August 16, 2014

Greenville’s trolleys expand downtown’s reach

Downtown Greenville’s trolley has moved beyond a novel attraction. It has become an important means of transportation. And downtown’s growth means two more are on the way.

Downtown’s trolley, with its open sides and jingling bell, has become a familiar sight and sound in Greenville since its introduction in 2006. With its free rides and old-fashioned sensibility, it adds a charming appeal to Main Street.

But now, with a city center that stretches over a mile and a half of restaurants, bars, shops and other destinations, the trolley's purpose has moved beyond novel attraction. It's an important form of public transportation, too.

Greenville's city center was once condensed into a few blocks of Main Street between Coffee Street and the Hyatt, an easy hike.

Not so anymore, said Barry Nocks, professor emeritus of planning at Clemson University and chair of the Greenville Design Review Board. "The whole scale from the north end down to the West End is getting too large to walk easily."

The trolley, he said, "makes further development of the downtown possible. It's kind of the next step."

With increased growth has come increased demand for the trolley, leading to the announcement earlier this month of two new trolleys being added to Greenville's fledgling fleet. The first of those began providing parking transportation for Greenville Drive baseball games Monday and started regular downtown service Thursday night.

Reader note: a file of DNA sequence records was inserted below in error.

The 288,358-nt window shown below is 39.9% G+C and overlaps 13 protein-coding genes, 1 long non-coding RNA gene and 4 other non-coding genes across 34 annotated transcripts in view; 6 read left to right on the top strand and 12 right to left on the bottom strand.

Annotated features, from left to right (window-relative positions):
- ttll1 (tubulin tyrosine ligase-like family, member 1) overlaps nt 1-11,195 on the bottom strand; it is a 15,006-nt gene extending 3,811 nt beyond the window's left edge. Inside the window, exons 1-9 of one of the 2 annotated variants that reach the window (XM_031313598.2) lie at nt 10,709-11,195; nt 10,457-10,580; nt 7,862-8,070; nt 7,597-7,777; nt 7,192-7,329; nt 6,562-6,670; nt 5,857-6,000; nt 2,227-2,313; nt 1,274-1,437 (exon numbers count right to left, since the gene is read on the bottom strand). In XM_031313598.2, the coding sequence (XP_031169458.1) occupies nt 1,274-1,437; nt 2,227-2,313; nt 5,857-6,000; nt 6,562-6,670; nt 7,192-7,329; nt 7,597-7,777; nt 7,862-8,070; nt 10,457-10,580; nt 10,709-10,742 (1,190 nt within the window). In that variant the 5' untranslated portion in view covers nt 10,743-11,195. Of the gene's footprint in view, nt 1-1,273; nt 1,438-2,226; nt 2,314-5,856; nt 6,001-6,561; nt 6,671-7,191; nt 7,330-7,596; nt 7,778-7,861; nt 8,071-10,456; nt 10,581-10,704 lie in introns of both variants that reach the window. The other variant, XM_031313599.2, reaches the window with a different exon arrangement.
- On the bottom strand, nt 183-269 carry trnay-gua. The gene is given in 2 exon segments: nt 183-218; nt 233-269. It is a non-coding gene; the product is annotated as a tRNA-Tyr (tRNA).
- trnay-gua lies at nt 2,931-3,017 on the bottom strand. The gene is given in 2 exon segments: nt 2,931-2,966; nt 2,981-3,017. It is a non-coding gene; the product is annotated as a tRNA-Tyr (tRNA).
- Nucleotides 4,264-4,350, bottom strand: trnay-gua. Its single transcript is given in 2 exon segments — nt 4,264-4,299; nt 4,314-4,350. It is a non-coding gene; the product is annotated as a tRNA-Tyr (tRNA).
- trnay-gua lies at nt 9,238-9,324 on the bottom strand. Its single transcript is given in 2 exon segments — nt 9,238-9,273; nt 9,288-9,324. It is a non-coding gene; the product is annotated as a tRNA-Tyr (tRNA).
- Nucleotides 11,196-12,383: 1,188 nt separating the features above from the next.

City councilwoman Amy Ryberg Doyle said she's heard calls from other neighborhoods near downtown seeking a trolley route similar to the one that loops through the North Main area.

"We realized the popularity of them was so critical," she said. "We've seen ridership grow and grow year after year."

The original partnership with the Drive, which helped introduce the trolleys to Greenville, called for the transport to be available for downtown shuttling only when it wasn't needed to get fans to and from the parking lot at County Square on game days.

With the addition of the two trolleys, the second of which is expected to arrive within the month, the city can now keep its regular downtown route running even while making sure the Drive stadium gets the service it needs. Fans will also be able to catch the trolley from the stadium to other areas of downtown if they're heading out for a night on the town after the game.

The new fixed-stop system — there will be about 20 stops along the route — will allow the trolleys to run more smoothly and predictably, Rickards said. Riders can expect to see the brightly colored trolleys at the stops about every 15 minutes, he said.

Signs marking the stops are expected to be up by Labor Day, Rickards said.

Meanwhile, riders can still catch trolleys the old-fashioned way – with a wave of an arm.

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